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U.S. Africa Command and partners learn valuable lessons at Epic Guardian 16
“Time and time again our African partners have proven their capability and skills in military and law enforcement tactics and techniques. Ghana and Cabo Verde are no different.”

STUTTGART, Germany -- The U.S. Africa Command, U.S. Special Operations Command and the U.S. Department of State recently completed a 10-day comprehensive crisis response scenario in conjunction with African partners in Ghana and Cabo Verde, April 26 – May 4.  As with any joint U.S. military exercise, the goal of Epic Guardian is to promote cooperation, understanding and interoperability among participants.


The almost 900 U.S. participants and approximately 250 personnel from Ghana and Cabo Verde worked a notional exercise scenario that involved U.S. personnel reacting to a simulated threat to U.S. Embassy and military personnel, causing the training audience to exercise a crisis response. Topics included theater strategic planning, intermediate support, logistics, intelligence, and strategic communications among others.


“In the event of a crisis, we will all pull together in response—within the U.S. government and bilaterally. Epic Guardian put us to the test, and the good news is, it showed the strength of the relationships already in place and created new connections,” said U.S. Ambassador to Ghana Robert Jackson.


In addition to the actual exercise, the U.S. Embassy in Praia worked with U.S. Transportation Command and U.S. Africa Command to organize an event where the archipelago’s leaders, along with local press and selected students toured a visiting U.S. military C-17 aircraft.  Cabo Verde’s newly elected Prime Minister, Ulisses Correia e Silva, attended, as did Minister of Economy Jose Goncalves, Minister of External Affairs and Defense Luis Felipe and National Director of Defense Lt. Col Paulo Lopes.


During a press conference after the runway visit, U.S. Ambassador to Cabo Verde Donald Heflin thanked the Prime Minister for the country’s willingness to host the U.S. military and broaden security cooperation.  Prime Minister Correia e Silva was effusive in his praise for the exercise, saying it was evidence of a deepening partnership and a strong sign to international criminals, including narco-traffickers, that Cabo Verde’s vast maritime zone would never be a refuge for illegal activities.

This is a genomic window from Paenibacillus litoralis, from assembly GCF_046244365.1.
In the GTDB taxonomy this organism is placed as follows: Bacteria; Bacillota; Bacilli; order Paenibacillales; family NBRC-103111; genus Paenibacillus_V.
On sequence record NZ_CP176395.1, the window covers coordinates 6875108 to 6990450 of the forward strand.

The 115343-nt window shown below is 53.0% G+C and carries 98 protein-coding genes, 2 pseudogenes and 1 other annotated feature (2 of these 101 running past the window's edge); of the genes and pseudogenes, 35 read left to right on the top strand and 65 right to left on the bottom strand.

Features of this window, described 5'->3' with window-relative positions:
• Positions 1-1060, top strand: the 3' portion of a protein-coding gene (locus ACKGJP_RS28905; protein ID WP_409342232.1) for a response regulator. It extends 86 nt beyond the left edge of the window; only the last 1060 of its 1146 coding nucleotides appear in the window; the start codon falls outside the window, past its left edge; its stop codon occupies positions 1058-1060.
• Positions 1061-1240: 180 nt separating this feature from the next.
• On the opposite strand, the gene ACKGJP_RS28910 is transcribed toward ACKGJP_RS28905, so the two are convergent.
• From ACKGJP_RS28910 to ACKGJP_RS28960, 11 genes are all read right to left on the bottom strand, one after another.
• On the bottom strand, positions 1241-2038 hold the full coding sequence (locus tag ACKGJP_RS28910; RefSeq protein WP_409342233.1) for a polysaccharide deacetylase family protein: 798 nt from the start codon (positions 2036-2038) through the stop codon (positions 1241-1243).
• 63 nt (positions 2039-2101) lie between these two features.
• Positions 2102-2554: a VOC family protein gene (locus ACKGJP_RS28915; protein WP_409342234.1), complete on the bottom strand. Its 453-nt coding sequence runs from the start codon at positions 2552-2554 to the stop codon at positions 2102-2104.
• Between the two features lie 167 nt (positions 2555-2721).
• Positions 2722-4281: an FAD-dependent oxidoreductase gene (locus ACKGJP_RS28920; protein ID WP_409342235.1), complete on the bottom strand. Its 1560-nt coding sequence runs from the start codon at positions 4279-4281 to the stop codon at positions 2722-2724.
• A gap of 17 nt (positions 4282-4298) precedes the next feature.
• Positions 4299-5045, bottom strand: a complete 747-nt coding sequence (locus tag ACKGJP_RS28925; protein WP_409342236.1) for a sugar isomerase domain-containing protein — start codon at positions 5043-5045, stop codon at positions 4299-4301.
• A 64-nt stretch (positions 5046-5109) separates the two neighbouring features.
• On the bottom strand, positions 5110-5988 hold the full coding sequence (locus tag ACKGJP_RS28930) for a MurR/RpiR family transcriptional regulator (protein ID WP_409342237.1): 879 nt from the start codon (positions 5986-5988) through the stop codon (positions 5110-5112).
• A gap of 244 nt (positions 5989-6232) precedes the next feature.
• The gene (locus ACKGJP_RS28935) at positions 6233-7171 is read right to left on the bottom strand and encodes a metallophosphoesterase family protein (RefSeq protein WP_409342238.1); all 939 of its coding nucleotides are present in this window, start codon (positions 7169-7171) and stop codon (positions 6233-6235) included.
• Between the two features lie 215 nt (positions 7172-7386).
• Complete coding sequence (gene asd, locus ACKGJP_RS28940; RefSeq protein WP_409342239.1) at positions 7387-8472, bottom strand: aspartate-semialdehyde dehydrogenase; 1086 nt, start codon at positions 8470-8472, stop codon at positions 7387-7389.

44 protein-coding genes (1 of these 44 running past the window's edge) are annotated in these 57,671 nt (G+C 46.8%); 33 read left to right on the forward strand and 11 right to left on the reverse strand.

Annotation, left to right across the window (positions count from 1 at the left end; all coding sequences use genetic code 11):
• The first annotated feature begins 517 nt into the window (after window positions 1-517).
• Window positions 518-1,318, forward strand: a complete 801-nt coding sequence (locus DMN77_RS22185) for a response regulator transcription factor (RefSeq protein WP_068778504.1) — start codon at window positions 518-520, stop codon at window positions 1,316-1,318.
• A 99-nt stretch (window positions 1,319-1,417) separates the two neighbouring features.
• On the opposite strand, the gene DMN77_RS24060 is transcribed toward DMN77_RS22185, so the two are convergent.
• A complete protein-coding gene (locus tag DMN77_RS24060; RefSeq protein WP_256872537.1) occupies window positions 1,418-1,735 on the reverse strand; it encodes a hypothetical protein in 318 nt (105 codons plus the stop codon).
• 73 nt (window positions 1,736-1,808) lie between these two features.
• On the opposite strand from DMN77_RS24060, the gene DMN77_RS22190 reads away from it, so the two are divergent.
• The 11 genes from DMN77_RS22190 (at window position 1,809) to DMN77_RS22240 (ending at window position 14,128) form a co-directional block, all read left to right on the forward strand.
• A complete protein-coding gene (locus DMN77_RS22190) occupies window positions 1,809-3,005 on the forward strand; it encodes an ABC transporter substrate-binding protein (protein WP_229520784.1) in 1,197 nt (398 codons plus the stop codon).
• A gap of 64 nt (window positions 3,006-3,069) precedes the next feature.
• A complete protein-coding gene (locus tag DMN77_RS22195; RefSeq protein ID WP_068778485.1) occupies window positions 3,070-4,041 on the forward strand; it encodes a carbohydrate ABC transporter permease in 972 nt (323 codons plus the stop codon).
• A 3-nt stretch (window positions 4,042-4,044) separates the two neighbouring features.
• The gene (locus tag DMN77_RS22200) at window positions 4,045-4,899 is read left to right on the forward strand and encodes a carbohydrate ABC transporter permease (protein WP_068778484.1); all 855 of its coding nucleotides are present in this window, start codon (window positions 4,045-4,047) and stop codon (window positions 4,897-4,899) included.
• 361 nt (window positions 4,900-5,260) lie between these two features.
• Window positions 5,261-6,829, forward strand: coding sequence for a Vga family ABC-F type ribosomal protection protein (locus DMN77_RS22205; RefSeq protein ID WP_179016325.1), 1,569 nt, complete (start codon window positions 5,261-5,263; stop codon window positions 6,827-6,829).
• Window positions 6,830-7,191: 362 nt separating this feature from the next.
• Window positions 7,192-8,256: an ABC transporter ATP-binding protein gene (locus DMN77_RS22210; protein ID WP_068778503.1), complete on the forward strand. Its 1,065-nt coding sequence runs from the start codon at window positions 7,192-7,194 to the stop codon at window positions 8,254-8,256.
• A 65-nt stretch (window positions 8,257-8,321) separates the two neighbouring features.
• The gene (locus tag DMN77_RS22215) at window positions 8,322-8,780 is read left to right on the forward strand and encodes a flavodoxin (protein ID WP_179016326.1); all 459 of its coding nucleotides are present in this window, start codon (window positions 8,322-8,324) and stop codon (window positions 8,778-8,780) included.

“The timing of Epic Guardian could not have been better: A new government had just been elected and the country has been increasingly anxious about international criminal threats,” said Ambassador Heflin. “The sight of the commander of U.S. Africa Command here to announce the exercise, combined with the press tour we provided of a visiting C-17 during the event, provided clear evidence to Cabo Verde that they have a strong friend in the U.S.”


Opportunities to strengthen the relationship and partnership between partner nations and the United States are vital to increasing the overall security of a region. The promotion of capabilities and capacity-building for all participants is crucial to long-term stability.


Ambassador Heflin added “Epic Guardian gave the Embassy team a chance to work directly with local government colleagues, from defense and maritime patrols to disaster planning and communications.  It was a great opportunity for us to strengthen key relationships.”


The value of events like these lasts far beyond the actual play time, as described by U.S. Africa Command’s Deputy to the Commander for Military Operations, Vice Admiral Michael T. Franken.


“Time and time again our African partners have proven their capability and skills in military and law enforcement tactics and techniques. Ghana and Cabo Verde are no different,” said Admiral Franken. “These events allow us to build and maintain solid relationships that will ensure continued success in future operations and crises.”


Epic Guardian is an annual exercise conducted by U.S. Africa Command.  In varying forms, exercise Epic Guardian has been conducted approximately six times. Previous exercise locations have been held in Malawi, Cameroon, Djibouti, and the Seychelles.